fourth Ohio Volunteer Infantry, dismounted, on the right, and the Third Virginia cavalry occupying the extreme left. The enemy pressed upon both flanks and advanced in three lines sheltered by fences in front. The field was maintained four hours, the vigor of the enemy gradually decreasing. At dark there was some prospect of our being able to drive him, but after dark he retired, and I marched to Dublin, where I arrived on the evening of the 11th.
Our loss in the battle was about 114 officers and men killed and wounded. (Reports are inclosed.)
We crossed New River, swollen by recent rains on the morning of the 12th. The baffled columns of Morgan and Jones arrived on the left bank soon after, but the river had become impassable, and they have leisure to observe the ruins of the railroad and bridges, which all the energies and skill of their superior forces had failed to avert. Had their designs been accomplished in reaching the river before me the success of the expedition might have been varied. Communicating with General Crook, who was then at Blacksburg, I proceeded to Christiansburg, driving away a small force of the enemy and capturing two 3-inch guns, which in their haste they had abandoned. The railroad was destroyed as much as practicable, with depots, shops, &c., to a point four miles east of Christiansburg. Communicating with Salem and Lynchsburg by telegraph it was learned that heavy re-enforcements were moving westward along the railroad.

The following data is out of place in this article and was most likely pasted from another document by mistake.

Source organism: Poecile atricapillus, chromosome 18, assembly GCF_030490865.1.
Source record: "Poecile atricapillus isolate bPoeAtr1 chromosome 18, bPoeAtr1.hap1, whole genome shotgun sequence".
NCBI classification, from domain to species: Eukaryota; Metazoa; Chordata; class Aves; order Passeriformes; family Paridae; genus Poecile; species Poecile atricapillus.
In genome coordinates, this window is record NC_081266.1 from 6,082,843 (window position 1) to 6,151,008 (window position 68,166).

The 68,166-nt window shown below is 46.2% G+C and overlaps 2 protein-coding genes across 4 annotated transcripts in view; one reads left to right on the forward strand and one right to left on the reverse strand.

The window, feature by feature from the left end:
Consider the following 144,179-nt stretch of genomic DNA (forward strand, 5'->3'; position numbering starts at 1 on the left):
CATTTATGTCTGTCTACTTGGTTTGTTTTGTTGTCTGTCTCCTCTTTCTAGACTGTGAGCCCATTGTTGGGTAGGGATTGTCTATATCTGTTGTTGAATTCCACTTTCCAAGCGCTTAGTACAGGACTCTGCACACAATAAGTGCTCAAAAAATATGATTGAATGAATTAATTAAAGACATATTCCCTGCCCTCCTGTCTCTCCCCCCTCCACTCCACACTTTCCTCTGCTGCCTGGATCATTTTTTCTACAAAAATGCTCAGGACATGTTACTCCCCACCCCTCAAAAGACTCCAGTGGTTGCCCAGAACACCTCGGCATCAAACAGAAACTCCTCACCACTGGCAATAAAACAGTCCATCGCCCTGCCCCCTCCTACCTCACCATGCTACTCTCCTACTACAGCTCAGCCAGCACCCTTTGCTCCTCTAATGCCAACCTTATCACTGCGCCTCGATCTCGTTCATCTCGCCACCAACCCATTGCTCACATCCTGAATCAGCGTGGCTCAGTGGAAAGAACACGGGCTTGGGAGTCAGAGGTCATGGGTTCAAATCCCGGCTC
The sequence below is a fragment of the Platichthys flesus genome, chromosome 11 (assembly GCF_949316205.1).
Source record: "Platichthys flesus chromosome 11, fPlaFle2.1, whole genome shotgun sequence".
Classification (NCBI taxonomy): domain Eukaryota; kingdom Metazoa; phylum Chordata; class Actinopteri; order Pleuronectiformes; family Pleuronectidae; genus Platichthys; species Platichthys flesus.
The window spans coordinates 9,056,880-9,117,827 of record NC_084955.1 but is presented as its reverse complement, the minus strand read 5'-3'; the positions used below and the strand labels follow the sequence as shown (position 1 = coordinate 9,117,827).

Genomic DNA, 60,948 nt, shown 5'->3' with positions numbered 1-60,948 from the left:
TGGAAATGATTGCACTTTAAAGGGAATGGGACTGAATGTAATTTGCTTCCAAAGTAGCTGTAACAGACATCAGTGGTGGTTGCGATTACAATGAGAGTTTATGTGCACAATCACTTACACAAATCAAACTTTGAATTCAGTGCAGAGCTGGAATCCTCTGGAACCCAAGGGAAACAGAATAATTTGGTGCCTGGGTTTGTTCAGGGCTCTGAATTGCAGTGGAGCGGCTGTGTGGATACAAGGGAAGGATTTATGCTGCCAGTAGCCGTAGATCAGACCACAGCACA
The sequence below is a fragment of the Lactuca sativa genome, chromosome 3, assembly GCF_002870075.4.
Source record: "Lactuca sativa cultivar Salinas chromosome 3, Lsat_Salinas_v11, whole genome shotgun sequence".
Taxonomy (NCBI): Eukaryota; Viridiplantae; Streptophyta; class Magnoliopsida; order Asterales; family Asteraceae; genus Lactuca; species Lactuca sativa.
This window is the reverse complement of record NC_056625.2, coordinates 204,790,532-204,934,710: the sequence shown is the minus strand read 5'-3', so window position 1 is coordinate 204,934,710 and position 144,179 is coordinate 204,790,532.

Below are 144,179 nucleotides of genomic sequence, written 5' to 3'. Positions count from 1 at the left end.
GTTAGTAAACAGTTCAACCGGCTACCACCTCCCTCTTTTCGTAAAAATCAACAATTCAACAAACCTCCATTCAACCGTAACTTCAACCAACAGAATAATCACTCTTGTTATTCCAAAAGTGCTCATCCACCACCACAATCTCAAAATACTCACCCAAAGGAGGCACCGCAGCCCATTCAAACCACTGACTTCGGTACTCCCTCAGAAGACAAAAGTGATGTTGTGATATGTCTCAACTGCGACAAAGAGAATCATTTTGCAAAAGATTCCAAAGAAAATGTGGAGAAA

As my ammunition was nearly exhausted I deemed it proper to join General Crook's command, which, after a very difficult march, was accomplished on the 15th at Union, having marched 350 miles over a region almost impassable and destitute of supplies. Nearly thirty miles of the journey was made by file on foot over unfrequented paths. The mountain streams were frequently unfordable, and a few men and drowning.
I beg leave to invite the attention of the brigadier-general commanding to the uncomplaining fortitude with which the officers and men of this division have marched and fought in this most difficult expedition.
The gentlemen of my staff, Captain Will Rumsey, assistant adjutant-general; Captain W. H. Brown, assistant quartermaster; Captain L. A. Myers, provost-marshal; Captain George T. Castle, commissary of subsistence; Surg. F. Elliott, medical director, were conspicuous during the entire expedition for their untiring industry and great gallantry upon the field.
My thanks are due to the brigade commanders and their staffs for their energetic efforts while under my command.
W. W. AVERELL,
Captain J. L. DOSTFORD,
HDQRS. SECOND CAVALRY DIVISION, DEPARTMENT OF WEST VIRGINIA, Numbers 5.
May 23, 1864.
The brigadier-general commanding cavalry division desires to express his sincere thanks to the officers and men division for the uncomplaining fortitude with which they have endured the ter-